I tried to like vintage instruments, the price was right and they are beautious to behold. I even saved some from the trash heap like my Conn C soprano that Sarge of Worldwide Sax was able to revive. Truth be known, I played a 50s ‘crat alto sax all the way through school.
But for me, every vintage instrument I played was eventually replaced by a modern instrument. The most common reason was the inherent intonation on the new horns was vastly superior to that of the vintage instrument. The second most common reason was the ergos on the vintage instrument bothered me in some way like the right-hand pinkie keys on that gorgeous Buffet SDA.
Maybe if I wasn’t a doubler, spent more time practicing, and really learned the instrument I could have gotten past these issues. But I found that every time I replaced the vintage instrument, the new instrument was so much better that I ended up selling the vintage. Here is my odyssey:
- Alto/Tenor: Couf Superba to Selmer Ref 54 (before the Ref series I really disliked the Selmer stuff)
- Clarinet: Leblanc Paris to Buffet R-13 Festival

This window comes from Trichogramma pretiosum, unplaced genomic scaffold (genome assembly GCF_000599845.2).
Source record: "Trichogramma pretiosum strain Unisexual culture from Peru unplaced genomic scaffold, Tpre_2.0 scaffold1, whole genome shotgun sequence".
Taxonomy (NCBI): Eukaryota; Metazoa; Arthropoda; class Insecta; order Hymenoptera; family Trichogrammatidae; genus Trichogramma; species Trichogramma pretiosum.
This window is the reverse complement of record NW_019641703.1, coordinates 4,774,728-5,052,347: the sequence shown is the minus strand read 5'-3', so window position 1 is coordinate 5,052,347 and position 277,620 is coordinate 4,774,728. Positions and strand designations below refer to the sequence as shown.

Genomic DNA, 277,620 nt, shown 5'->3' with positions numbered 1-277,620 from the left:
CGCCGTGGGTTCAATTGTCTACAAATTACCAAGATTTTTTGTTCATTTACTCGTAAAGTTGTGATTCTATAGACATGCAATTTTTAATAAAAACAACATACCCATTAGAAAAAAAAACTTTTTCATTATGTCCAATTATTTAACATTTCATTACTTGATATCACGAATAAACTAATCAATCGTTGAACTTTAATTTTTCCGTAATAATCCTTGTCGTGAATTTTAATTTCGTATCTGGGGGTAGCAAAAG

- Bass sax: Buescher to Eppelsheim
- Soprano: Antigua to Yani 992
- Soprillo: Mason to Yani 981
- Bass clarinet: Leblanc to Selmer Privilege
- C sop: Conn to ER (Eppelsheim)
I got smarter as I went along too buying new and best in class vintage from the get go:
- Bari: Yani 991
- Soprillo: Eppelsheim
- F Mezzo: Conn
- Contra (bass & alto): Leblanc Paris paperclip
- Flute: Gemeinhardt 3SHB with Chris McKenna head
I am not a pro. If I were I could make any sax sound great; gawd knows my instructors can. But I luv playing in the community band, my big band, and my quartet. And I get paid gigs all the time. I think I have made the right decisions for me. If vintage works for you, great. But I *always* recommend getting the best instrument you can afford, for a student or hobbyist. At least then you have a chance.